How to have the ultimate road trip to Bodie, a ghost town in California
Situated high in the Sierra Nevada mountain range, Bodie is a ghost town in Mono County, in the U.S. state of California. The town sits at an elevation of 2.554m (8,379ft) above the sea level.
Can you drive to Bodie, a ghost town in California?
The road to the town is mostly paved. Only the last 3 miles are a rough dirt road, dusty, bumpy and slow. Reduced speeds are necessary. It can be difficult at times, especially after rain or snow. The road is suitable for most vehicles. To drive the road without stopping will take most people between 35 and 45 minutes.
How long is the road to Bodie in California?
The road to the gold-mining ghost town, a true piece of history in the middle of nowhere, is called Bodie Road (CA-270 W). Starting at Dog Town, a ghost town on US-395, it’s 20.11km (12.5 miles) long.
Why did Bodie become a ghost town?
Tucked away in the east central portion of California, within the Bodie State Historic Park, northeast of Yosemite, the ghost town of Bodie is one of the most authentic abandoned gold-mining towns of the Old West. Located near the Nevada border, the bustling town that once had a population of nearly 10,000 people (from 1877 to 1882) and produced more than $38 million in gold and silver is named for Waterman S. Body (William Bodey), who had discovered small amounts of gold in hills north of Mono Lake. The town was abandoned when the gold ran out. Only 5% of the town remains but what is left is very impressive. It is also reputed to be a “ghost” town in another sense: some claim, according to a TV documentary, that Bodie is inhabited by ghosts who guard the town against pilferers.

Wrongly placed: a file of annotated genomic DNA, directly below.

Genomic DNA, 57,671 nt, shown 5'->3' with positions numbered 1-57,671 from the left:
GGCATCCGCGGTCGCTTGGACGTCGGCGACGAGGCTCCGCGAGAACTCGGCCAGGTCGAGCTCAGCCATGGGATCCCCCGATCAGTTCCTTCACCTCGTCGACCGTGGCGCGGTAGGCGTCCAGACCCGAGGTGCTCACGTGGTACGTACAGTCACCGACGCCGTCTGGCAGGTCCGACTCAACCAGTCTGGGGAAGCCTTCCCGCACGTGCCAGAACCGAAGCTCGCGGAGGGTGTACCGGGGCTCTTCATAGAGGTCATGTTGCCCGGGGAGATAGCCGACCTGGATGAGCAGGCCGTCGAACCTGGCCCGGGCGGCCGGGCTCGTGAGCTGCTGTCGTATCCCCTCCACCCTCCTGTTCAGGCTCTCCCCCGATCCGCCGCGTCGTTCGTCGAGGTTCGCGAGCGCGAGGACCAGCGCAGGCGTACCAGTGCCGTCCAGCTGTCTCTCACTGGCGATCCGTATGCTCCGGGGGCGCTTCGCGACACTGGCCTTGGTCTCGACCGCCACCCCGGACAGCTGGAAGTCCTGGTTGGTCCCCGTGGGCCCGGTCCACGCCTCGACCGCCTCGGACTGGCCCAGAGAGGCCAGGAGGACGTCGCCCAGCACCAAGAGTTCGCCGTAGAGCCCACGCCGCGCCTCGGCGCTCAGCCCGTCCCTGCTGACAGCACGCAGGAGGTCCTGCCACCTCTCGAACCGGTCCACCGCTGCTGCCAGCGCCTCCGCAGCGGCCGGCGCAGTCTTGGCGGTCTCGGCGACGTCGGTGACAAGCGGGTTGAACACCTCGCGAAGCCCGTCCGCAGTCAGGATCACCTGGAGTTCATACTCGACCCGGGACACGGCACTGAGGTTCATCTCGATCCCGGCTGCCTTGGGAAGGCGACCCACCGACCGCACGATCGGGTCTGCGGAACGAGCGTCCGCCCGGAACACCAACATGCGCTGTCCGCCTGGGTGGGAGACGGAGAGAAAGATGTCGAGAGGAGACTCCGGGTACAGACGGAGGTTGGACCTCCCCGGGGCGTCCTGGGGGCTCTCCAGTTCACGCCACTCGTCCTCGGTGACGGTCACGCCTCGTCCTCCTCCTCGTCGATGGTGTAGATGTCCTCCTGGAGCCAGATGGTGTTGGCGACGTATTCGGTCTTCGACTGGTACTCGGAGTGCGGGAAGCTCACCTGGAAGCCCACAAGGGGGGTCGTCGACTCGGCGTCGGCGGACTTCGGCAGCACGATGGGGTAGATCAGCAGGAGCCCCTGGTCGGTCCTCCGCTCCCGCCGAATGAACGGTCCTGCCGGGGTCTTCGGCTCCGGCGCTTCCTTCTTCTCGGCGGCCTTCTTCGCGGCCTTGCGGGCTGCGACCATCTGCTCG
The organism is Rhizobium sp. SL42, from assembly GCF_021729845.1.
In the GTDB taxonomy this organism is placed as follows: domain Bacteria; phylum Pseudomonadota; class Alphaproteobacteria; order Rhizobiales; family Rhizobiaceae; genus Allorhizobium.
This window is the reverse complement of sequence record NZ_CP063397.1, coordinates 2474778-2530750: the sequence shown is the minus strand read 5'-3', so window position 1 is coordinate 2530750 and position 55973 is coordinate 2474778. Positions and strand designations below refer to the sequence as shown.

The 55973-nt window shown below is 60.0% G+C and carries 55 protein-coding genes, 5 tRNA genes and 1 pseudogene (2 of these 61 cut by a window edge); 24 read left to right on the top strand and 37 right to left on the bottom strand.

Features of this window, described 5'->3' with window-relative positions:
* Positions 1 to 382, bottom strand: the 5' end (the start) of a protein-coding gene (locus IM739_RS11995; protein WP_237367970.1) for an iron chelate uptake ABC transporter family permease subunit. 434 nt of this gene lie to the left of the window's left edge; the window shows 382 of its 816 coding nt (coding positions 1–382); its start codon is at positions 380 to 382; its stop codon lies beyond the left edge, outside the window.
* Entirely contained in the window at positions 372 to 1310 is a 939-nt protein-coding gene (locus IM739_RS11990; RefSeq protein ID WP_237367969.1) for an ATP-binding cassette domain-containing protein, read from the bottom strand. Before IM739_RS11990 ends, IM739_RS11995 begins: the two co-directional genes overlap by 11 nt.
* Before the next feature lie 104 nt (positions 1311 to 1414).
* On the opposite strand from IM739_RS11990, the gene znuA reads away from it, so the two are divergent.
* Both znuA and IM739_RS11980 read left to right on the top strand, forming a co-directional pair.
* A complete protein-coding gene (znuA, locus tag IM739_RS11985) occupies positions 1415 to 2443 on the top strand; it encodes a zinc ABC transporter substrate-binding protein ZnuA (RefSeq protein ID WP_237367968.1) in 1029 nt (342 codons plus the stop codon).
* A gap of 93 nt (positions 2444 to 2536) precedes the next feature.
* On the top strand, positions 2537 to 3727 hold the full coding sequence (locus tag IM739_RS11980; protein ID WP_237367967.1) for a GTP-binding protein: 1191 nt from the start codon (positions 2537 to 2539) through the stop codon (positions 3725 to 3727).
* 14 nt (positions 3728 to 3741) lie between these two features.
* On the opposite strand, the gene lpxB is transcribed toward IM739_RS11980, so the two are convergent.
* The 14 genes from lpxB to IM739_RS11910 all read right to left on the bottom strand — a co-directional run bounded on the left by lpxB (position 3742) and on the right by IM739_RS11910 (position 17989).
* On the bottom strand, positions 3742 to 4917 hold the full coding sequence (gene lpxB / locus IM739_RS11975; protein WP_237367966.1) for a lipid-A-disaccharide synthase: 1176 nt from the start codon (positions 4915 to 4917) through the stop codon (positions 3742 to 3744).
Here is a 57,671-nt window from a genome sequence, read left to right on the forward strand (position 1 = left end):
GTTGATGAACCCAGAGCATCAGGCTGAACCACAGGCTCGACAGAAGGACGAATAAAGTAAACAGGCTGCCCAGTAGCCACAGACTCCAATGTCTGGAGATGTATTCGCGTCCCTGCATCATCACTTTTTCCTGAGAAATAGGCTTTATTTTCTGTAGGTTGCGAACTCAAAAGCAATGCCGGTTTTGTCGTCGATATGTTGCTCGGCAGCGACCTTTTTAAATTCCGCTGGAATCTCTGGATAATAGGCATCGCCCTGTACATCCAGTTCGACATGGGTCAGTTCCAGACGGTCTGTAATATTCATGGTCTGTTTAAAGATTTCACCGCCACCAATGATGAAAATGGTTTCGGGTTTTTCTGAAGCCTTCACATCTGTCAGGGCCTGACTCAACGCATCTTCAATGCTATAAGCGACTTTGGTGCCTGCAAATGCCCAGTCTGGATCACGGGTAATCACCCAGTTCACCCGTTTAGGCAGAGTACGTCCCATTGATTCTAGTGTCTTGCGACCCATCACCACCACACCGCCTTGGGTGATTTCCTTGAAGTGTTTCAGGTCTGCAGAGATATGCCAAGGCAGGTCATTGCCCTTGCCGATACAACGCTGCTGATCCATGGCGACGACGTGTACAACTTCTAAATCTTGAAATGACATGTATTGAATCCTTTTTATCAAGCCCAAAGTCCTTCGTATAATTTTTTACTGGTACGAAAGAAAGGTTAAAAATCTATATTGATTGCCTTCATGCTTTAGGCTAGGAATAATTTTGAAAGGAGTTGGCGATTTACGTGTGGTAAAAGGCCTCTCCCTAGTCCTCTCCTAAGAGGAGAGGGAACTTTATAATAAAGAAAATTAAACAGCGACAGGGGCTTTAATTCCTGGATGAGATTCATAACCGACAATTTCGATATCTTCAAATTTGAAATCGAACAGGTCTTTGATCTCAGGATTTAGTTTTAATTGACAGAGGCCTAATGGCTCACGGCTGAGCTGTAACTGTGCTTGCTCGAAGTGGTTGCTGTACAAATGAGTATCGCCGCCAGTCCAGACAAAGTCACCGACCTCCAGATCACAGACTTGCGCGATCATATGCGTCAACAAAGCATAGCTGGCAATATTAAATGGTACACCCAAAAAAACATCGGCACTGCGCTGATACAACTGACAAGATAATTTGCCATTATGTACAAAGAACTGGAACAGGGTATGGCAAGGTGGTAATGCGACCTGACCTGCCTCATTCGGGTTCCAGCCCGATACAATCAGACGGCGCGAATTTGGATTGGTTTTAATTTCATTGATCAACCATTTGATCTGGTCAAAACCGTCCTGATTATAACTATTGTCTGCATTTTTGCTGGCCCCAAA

Is the road to Bodie ghost town open?
Set high on the eastern Sierra Nevada mountain range, the road is open to traffic throughout the year, but may be closed from November through May. Winter weather is often unpredictable. Sub-zero temperatures, strong winds and white-out conditions are not uncommon. It can be righteously hot by midsummer and buried in snow in wintertime. The weather can be changeable and layered clothing is recommended. Many four wheel drive vehicles get stuck each year in the powdery snow that is deeper than it first appears. If you are traveling in the winter, due to the high elevation, the park can only be accessed via skis, snowshoes or snowmobiles. In spring, mud can be a problem.
Pic: David Goulart